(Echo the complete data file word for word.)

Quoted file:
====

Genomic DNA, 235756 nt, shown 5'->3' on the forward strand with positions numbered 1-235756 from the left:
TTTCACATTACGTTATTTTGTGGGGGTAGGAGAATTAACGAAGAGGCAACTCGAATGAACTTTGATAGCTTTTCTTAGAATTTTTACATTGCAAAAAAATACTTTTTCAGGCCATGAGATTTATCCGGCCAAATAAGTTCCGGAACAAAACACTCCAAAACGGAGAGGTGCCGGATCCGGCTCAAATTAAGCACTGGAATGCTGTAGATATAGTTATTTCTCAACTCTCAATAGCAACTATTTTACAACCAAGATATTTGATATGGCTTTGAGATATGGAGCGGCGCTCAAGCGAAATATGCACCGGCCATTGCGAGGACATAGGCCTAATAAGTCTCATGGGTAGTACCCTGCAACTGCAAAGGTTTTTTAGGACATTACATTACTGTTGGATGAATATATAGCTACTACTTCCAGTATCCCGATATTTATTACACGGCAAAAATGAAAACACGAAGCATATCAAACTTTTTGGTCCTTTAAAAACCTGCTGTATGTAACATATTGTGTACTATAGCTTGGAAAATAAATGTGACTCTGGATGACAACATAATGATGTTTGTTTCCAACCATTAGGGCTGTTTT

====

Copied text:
Genomic DNA, 235756 nt, shown 5'->3' on the forward strand with positions numbered 1-235756 from the left:
TTTCACATTACGTTATTTTGTGGGGGTAGGAGAATTAACGAAGAGGCAACTCGAATGAACTTTGATAGCTTTTCTTAGAATTTTTACATTGCAAAAAAATACTTTTTCAGGCCATGAGATTTATCCGGCCAAATAAGTTCCGGAACAAAACACTCCAAAACGGAGAGGTGCCGGATCCGGCTCAAATTAAGCACTGGAATGCTGTAGATATAGTTATTTCTCAACTCTCAATAGCAACTATTTTACAACCAAGATATTTGATATGGCTTTGAGATATGGAGCGGCGCTCAAGCGAAATATGCACCGGCCATTGCGAGGACATAGGCCTAATAAGTCTCATGGGTAGTACCCTGCAACTGCAAAGGTTTTTTAGGACATTACATTACTGTTGGATGAATATATAGCTACTACTTCCAGTATCCCGATATTTATTACACGGCAAAAATGAAAACACGAAGCATATCAAACTTTTTGGTCCTTTAAAAACCTGCTGTATGTAACATATTGTGTACTATAGCTTGGAAAATAAATGTGACTCTGGATGACAACATAATGATGTTTGTTTCCAACCATTAGGGCTGTTTT